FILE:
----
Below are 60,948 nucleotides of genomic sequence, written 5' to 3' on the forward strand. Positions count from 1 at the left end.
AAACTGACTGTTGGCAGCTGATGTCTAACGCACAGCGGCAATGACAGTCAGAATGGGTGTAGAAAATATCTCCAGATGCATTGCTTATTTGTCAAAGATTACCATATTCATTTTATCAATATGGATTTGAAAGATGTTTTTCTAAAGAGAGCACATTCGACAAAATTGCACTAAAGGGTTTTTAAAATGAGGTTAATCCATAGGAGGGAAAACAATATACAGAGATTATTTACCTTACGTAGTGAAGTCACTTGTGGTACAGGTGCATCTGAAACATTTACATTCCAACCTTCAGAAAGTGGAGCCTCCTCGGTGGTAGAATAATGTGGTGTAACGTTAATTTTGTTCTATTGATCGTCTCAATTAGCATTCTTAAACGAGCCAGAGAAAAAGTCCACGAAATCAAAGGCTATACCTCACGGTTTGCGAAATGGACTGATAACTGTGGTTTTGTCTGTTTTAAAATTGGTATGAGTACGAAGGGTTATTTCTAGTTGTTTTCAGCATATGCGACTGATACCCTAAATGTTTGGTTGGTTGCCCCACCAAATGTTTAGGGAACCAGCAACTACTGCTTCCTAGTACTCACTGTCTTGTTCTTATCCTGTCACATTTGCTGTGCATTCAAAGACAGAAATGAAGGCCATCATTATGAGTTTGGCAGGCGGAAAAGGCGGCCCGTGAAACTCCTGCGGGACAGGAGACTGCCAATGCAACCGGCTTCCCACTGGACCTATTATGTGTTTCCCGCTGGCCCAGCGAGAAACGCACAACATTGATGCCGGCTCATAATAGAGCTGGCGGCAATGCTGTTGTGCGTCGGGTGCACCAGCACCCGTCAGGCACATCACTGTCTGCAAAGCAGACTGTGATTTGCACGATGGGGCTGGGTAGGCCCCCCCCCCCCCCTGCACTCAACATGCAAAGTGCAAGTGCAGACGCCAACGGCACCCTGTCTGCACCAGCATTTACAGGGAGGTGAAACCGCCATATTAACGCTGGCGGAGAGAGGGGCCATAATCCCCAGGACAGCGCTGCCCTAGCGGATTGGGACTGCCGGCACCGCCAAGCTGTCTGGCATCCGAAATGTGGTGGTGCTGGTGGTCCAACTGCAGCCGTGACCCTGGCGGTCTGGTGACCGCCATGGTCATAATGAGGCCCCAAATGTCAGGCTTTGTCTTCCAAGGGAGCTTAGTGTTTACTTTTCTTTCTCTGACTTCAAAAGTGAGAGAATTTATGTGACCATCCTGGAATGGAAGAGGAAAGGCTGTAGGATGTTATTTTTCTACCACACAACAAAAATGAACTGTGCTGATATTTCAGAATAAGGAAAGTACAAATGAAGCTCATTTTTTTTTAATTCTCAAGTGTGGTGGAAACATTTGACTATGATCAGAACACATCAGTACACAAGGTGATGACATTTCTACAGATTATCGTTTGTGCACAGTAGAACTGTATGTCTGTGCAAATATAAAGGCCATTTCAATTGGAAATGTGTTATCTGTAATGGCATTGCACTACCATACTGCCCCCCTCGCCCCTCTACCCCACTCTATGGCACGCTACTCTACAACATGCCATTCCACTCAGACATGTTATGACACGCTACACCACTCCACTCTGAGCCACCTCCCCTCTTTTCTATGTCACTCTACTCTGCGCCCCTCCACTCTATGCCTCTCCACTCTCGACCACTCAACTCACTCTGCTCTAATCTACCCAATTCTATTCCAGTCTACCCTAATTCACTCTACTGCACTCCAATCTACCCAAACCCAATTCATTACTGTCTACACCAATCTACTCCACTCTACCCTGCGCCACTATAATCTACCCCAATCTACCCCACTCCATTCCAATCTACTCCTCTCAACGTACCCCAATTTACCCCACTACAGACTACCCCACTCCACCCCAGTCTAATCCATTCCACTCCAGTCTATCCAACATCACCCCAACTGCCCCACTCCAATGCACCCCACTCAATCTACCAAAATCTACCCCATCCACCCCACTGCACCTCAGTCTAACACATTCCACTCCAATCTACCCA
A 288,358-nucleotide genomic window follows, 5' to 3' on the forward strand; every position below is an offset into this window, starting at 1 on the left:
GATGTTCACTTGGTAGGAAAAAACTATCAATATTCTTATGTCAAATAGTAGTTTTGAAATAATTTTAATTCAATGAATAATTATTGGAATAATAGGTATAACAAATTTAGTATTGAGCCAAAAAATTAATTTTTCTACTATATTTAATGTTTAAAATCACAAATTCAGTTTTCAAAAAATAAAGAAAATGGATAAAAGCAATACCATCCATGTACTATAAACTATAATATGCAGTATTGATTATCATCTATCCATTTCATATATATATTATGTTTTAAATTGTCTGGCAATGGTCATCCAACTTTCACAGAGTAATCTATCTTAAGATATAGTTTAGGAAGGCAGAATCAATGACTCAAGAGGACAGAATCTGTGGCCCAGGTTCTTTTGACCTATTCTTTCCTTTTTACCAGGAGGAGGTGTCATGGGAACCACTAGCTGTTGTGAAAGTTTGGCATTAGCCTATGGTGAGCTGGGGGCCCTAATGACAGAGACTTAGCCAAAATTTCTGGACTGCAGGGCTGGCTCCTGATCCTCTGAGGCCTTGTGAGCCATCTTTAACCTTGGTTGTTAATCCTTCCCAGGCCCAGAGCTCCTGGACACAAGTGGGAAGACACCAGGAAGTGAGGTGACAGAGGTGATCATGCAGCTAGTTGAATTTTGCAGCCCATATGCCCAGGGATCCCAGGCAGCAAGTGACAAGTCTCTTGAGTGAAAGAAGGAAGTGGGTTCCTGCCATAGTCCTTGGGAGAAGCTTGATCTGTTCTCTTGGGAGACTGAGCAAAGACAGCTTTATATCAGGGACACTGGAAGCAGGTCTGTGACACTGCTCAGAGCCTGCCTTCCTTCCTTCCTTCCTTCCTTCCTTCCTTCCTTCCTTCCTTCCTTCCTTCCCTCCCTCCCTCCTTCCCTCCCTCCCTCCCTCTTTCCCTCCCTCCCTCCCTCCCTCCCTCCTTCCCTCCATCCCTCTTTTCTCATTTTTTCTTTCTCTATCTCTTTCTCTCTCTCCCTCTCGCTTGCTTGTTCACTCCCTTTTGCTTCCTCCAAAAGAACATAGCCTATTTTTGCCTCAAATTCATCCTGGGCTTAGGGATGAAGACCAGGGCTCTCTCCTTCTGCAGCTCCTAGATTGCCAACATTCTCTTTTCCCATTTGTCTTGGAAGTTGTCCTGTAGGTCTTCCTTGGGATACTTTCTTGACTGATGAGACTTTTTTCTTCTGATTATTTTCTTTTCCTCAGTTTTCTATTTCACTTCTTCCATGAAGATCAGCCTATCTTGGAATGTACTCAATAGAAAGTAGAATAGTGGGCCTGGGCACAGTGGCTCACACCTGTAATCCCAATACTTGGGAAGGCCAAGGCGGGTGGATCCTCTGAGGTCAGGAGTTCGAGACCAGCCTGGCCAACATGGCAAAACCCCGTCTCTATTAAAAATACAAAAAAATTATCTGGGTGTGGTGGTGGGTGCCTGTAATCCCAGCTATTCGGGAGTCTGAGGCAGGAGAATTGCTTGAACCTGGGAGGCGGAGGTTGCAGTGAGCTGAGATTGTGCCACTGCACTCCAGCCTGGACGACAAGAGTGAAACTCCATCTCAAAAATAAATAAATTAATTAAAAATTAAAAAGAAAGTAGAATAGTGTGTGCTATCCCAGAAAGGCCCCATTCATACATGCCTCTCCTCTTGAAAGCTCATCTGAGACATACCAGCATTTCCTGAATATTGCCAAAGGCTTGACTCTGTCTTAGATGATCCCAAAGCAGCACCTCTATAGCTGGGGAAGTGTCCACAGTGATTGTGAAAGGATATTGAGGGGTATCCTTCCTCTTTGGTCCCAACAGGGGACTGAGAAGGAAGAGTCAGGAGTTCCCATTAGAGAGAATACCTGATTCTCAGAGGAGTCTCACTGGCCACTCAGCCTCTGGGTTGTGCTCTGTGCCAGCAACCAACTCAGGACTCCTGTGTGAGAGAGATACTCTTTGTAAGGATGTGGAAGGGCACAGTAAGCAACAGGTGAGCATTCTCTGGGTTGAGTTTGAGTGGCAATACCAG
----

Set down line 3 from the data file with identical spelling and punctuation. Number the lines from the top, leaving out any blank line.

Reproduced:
A 288,358-nucleotide genomic window follows, 5' to 3' on the forward strand; every position below is an offset into this window, starting at 1 on the left: